You Want Me To Plant Sticks?

Autumn through late Winter is the best time to buy sticks. I mean, buy fruit trees.  I say sticks because they are bare root during that time. It means they are in a state of slumber called deciduous, and won’t have leaves on the them. They look like sticks! After you plant it properly it’ll take between 3-5 years to get a reasonable size crop.  Any fruit trees purchased with leaves on them during the rest of the year doesn’t mean they are lessor plants it just means they did sell. In fact, you might be able to buy one in a container that’s got a couple of extra years on it which means it’ll fruit faster for you. 


Keep in mind that some fruit trees, like many plums, need another plum to cross pollinate. You might not have room to grow two trees. However. If your neighbor has a pollinating plum and you plant near it you might be okay. 


Cut It Out!

Pruning is not for the faint of heart. Making the right cut is important.  If you cut off too much, it won’t fruit. If you cut off too little, it won’t fruit. The rule of thumb is branches bear fruit on the second years growth. Second years growth kind of has stretch marks where first years are smooth. This is only a guideline, not a rule. In fact, if you’re totally clueless I teach the 1/3rd rule. Prune off only 1/3rd of the branch, remove 1/3rd of the inside branches and trim the canopy down 1/3rd of the way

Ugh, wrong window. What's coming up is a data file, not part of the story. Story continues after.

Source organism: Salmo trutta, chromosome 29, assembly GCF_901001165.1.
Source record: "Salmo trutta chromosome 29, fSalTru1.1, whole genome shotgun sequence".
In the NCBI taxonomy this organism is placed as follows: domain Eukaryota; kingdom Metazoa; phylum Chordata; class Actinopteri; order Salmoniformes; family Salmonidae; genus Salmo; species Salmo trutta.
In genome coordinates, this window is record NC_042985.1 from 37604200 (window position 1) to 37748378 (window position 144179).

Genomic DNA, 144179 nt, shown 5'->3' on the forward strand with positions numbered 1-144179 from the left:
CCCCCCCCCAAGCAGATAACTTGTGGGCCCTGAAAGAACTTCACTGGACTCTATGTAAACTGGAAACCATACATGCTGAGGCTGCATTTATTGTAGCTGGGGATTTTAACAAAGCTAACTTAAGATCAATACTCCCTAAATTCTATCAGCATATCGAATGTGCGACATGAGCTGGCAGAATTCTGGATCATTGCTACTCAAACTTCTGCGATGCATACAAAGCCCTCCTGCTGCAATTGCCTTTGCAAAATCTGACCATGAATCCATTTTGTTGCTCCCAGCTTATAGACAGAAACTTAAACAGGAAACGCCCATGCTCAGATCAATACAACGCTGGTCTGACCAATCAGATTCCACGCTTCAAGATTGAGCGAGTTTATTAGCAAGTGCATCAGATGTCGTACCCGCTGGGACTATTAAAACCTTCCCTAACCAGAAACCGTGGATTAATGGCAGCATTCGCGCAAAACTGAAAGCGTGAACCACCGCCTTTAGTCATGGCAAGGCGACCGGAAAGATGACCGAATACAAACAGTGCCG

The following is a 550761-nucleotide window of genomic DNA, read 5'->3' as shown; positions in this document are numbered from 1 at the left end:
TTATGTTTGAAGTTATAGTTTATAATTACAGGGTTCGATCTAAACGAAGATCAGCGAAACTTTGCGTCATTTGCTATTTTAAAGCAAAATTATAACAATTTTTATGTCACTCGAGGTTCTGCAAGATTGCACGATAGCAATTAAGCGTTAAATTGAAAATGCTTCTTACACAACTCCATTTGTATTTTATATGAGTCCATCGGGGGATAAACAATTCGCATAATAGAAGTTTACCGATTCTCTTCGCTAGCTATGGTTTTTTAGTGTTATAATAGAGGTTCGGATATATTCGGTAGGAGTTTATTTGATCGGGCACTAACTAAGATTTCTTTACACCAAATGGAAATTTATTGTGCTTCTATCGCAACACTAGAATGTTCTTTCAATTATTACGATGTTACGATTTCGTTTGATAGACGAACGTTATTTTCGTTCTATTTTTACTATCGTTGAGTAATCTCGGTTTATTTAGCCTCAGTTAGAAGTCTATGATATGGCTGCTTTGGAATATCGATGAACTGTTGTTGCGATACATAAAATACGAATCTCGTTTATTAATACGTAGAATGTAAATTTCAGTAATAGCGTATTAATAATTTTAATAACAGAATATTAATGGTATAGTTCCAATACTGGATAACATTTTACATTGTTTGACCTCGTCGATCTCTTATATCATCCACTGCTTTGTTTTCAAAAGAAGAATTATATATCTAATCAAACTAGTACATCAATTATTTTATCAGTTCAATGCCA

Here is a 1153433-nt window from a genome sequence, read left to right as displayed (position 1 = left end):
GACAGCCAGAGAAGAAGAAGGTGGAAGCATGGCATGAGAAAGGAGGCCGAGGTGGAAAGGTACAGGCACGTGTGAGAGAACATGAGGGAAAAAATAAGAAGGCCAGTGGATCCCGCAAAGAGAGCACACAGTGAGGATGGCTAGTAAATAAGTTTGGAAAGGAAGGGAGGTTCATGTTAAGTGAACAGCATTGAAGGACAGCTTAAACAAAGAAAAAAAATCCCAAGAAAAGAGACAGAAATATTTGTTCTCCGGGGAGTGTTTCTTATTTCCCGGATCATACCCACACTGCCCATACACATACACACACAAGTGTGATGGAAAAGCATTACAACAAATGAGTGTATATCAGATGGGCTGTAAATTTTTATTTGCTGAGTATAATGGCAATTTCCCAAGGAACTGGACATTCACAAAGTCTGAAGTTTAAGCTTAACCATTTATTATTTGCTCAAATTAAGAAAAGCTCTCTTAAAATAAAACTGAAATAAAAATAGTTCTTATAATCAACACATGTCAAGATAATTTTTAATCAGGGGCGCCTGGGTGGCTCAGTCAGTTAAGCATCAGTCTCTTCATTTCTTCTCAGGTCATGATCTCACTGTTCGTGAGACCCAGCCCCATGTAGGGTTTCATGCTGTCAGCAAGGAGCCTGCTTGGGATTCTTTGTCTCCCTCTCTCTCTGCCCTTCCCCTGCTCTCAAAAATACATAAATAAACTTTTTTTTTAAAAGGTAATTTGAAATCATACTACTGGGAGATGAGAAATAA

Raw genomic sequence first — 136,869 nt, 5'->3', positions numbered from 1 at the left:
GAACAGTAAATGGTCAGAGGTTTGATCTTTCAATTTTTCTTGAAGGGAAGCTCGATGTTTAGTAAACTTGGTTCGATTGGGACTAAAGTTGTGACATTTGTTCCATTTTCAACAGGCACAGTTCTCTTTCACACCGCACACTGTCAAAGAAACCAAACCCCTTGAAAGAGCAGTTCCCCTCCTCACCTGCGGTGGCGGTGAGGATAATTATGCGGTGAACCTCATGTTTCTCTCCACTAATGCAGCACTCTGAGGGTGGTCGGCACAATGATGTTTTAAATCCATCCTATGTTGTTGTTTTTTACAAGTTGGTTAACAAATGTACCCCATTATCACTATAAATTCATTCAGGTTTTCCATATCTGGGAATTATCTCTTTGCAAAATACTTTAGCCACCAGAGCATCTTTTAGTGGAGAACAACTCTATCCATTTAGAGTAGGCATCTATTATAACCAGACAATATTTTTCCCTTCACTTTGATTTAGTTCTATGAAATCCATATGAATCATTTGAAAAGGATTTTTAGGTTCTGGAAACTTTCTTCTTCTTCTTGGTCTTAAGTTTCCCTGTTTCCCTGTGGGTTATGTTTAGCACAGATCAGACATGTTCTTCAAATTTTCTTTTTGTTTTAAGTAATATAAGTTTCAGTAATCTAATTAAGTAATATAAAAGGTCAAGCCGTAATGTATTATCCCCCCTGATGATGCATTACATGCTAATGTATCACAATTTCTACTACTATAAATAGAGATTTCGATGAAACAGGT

Exception to the rule?  You betcha!

And there’s one that really messes with the mind, figs. Figs are divided up into two categories: white/brown (Thompson, Brown Turkey, White Pacific, Kadota, Adriatic, etc.) and black (San Pedro, Mission, etc.). White/Browns produce on the current years branches which means you nub off all the branches to the trunk.  Black figs you treat like fruit trees as discussed above as they produce on the second years growth. 

I'm Thirsty!

Watering for a fruit tree is crucial especially for the first year it gets established.  Too much you can drown it, too little and it’ll dehydrate. Up to 24 hours ahead of planting soak the bare roots in a bucket of water to hydrate them. If you want to spike the water with some fish hydrolosate that’ll be fine. As with all plantings we dig a $100 hole for a $10 plant. Since you’re probably going to go with a dormant tree dig your hole roughly 20” wide and equally as deep.